A **condor** is a limited-risk, non-directional options trading strategy consisting of four options at four different strike prices.^{[1]}^{[2]} The buyer of a condor earns a profit if the underlying is between or near the inner two strikes at expiry, but has a limited loss if the underlying is near or outside the outer two strikes at expiry.^{[2]} Therefore, long condors are used by traders who expect the underlying to stay within a limited range (low volatility), while short condors are used by traders who expect the underlying to make a large move in either direction.^{[3]}^{[4]} Compared to a butterfly, a condor is profitable at a wider range of potential underlying values, but has a higher premium and therefore a lower maximum profit.^{[3]}

A long condor consists of four options of the same type (all calls or all puts).^{[1]} The options at the outer strikes are bought and the inner strikes are sold (and the reverse is done for a short condor).^{[1]} The difference between the two lowest strikes must be the same as the difference between the two highest strikes.^{[1]} All four options must have the same underlying and the same expiry date.^{[1]}

At expiry, a condor's value will be somewhere between 0 and the difference between the two higher (or two lower) strike prices.^{[1]} It achieves its maximum profit if the underlying is between the two inner strike prices at expiry, and it expires worthless if the underlying is outside the two outer strike prices (in the latter case the buyer's loss is the premium paid to enter the position).^{[5]} A long condor has a positive theta when the underlying is near the inner strikes, but a negative theta when the underlying is near the outer strikes.^{[3]}

A condor can be thought of as a spread of two vertical spreads,^{[5]} as a modification of a strangle with limited risk,^{[1]} or as a modification of a butterfly where the options in the body have different strike prices.^{[3]} A condor is also known as a "stretched butterfly", as its maximum profit is reached on a wider range of underlying prices compared to a butterfly.^{[6]} Both butterflies and condors are known as "wingspreads".^{[1]}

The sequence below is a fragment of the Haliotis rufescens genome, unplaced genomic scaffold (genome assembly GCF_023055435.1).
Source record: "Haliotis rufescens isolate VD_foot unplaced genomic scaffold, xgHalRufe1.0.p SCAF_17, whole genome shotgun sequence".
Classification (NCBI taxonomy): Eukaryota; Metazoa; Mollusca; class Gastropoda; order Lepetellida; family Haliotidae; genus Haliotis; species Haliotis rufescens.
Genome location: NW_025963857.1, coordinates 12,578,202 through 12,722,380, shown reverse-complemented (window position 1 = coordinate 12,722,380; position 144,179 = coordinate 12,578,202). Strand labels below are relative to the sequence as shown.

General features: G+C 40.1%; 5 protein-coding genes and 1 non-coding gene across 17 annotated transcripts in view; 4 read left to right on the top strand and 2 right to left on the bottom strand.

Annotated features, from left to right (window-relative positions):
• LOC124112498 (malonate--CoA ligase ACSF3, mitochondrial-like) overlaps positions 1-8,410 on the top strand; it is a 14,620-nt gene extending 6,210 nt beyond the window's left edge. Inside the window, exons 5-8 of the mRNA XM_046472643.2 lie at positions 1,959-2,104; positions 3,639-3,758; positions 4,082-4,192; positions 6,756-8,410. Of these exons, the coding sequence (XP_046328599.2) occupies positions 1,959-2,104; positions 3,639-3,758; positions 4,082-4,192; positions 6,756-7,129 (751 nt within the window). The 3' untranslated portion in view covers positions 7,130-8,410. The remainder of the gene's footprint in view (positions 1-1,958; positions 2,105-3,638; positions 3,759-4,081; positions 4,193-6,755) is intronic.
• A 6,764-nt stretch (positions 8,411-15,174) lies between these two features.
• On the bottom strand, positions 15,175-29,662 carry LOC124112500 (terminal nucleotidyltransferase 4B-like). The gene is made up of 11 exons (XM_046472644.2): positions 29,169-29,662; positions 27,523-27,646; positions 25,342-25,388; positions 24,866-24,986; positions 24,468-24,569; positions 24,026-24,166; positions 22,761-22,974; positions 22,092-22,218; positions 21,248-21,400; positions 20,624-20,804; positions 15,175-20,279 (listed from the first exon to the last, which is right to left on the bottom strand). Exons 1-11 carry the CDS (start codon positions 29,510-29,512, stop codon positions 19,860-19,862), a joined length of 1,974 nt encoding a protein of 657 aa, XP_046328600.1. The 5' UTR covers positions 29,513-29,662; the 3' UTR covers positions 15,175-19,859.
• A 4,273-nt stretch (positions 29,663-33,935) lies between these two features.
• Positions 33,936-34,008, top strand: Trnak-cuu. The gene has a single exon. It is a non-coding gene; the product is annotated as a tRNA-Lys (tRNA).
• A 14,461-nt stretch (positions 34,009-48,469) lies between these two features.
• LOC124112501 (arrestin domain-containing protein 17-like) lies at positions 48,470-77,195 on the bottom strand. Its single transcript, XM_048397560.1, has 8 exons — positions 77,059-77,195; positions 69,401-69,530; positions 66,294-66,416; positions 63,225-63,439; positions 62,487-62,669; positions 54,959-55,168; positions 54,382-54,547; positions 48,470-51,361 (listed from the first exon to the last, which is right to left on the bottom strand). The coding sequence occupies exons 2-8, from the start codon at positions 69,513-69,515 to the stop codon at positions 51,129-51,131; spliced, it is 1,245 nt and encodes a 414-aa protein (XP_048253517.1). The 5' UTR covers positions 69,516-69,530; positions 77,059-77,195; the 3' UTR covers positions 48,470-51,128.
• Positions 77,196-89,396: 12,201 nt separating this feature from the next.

The condor is so named because of its payoff diagram's perceived resemblance to a large bird such as a condor.^{[6]}

An iron condor is a strategy which replicates the payoff of a short condor, but with a different combination of options.^{[7]}

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^{a}^{b}^{c}^{d}^{e}^{f}^{g}^{h}Natenberg, Sheldon (2015). "Chapter 9".*Option volatility and pricing: advanced trading strategies and techniques*(Second ed.). New York. ISBN 9780071818780.`((cite book))`

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^{a}^{b}"Condor Options Explained".*www.theoptionsguide.com*. Retrieved 2 January 2022. - ^
^{a}^{b}^{c}^{d}Saliba, Anthony J. (20 May 2010).*Option Spread Strategies: Trading Up, Down, and Sideways Markets*. John Wiley & Sons. pp. 132–143. ISBN 978-0-470-88524-6. **^**"Condor Spread Definition".*Investopedia*. Retrieved 2 January 2022.- ^
^{a}^{b}Nations, Scott (13 October 2014).*The Complete Book of Option Spreads and Combinations*. John Wiley & Sons. pp. 191–194. ISBN 978-1-118-80545-9. Retrieved 2 January 2022. - ^
^{a}^{b}Beagles, W. A. (2009-03-25).*Equity and Index Options Explained*. John Wiley & Sons. p. 189. ISBN 978-0-470-74819-0. Retrieved 22 May 2021. **^**Natenberg, Sheldon (2015). "Chapter 14".*Option volatility and pricing: advanced trading strategies and techniques*(Second ed.). New York. ISBN 9780071818780.`((cite book))`

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